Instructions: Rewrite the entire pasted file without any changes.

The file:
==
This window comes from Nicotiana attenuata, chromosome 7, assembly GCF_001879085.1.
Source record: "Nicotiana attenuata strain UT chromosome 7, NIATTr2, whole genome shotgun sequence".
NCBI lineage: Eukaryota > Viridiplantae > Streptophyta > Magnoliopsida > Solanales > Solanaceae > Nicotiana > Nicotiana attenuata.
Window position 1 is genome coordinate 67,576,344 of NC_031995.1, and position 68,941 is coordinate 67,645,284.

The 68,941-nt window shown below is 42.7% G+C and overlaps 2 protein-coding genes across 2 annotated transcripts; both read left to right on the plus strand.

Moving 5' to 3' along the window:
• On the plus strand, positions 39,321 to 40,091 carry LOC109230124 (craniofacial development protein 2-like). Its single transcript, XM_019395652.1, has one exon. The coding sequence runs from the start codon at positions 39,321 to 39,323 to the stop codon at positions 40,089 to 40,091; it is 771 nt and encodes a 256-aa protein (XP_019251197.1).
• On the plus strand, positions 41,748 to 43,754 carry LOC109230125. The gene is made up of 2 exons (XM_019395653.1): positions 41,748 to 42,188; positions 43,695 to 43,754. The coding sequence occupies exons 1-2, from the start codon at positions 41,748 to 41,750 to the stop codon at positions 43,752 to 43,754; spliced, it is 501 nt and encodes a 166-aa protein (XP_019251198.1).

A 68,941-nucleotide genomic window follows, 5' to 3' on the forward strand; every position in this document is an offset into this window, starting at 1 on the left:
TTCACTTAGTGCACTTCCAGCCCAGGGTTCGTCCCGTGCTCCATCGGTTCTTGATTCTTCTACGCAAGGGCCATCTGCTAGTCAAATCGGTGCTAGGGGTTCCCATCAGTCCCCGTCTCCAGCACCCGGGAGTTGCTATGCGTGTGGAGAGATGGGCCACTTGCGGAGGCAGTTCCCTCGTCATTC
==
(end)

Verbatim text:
This window comes from Nicotiana attenuata, chromosome 7, assembly GCF_001879085.1.
Source record: "Nicotiana attenuata strain UT chromosome 7, NIATTr2, whole genome shotgun sequence".
NCBI lineage: Eukaryota > Viridiplantae > Streptophyta > Magnoliopsida > Solanales > Solanaceae > Nicotiana > Nicotiana attenuata.
Window position 1 is genome coordinate 67,576,344 of NC_031995.1, and position 68,941 is coordinate 67,645,284.

The 68,941-nt window shown below is 42.7% G+C and overlaps 2 protein-coding genes across 2 annotated transcripts; both read left to right on the plus strand.

Moving 5' to 3' along the window:
• On the plus strand, positions 39,321 to 40,091 carry LOC109230124 (craniofacial development protein 2-like). Its single transcript, XM_019395652.1, has one exon. The coding sequence runs from the start codon at positions 39,321 to 39,323 to the stop codon at positions 40,089 to 40,091; it is 771 nt and encodes a 256-aa protein (XP_019251197.1).
• On the plus strand, positions 41,748 to 43,754 carry LOC109230125. The gene is made up of 2 exons (XM_019395653.1): positions 41,748 to 42,188; positions 43,695 to 43,754. The coding sequence occupies exons 1-2, from the start codon at positions 41,748 to 41,750 to the stop codon at positions 43,752 to 43,754; spliced, it is 501 nt and encodes a 166-aa protein (XP_019251198.1).

A 68,941-nucleotide genomic window follows, 5' to 3' on the forward strand; every position in this document is an offset into this window, starting at 1 on the left:
TTCACTTAGTGCACTTCCAGCCCAGGGTTCGTCCCGTGCTCCATCGGTTCTTGATTCTTCTACGCAAGGGCCATCTGCTAGTCAAATCGGTGCTAGGGGTTCCCATCAGTCCCCGTCTCCAGCACCCGGGAGTTGCTATGCGTGTGGAGAGATGGGCCACTTGCGGAGGCAGTTCCCTCGTCATTC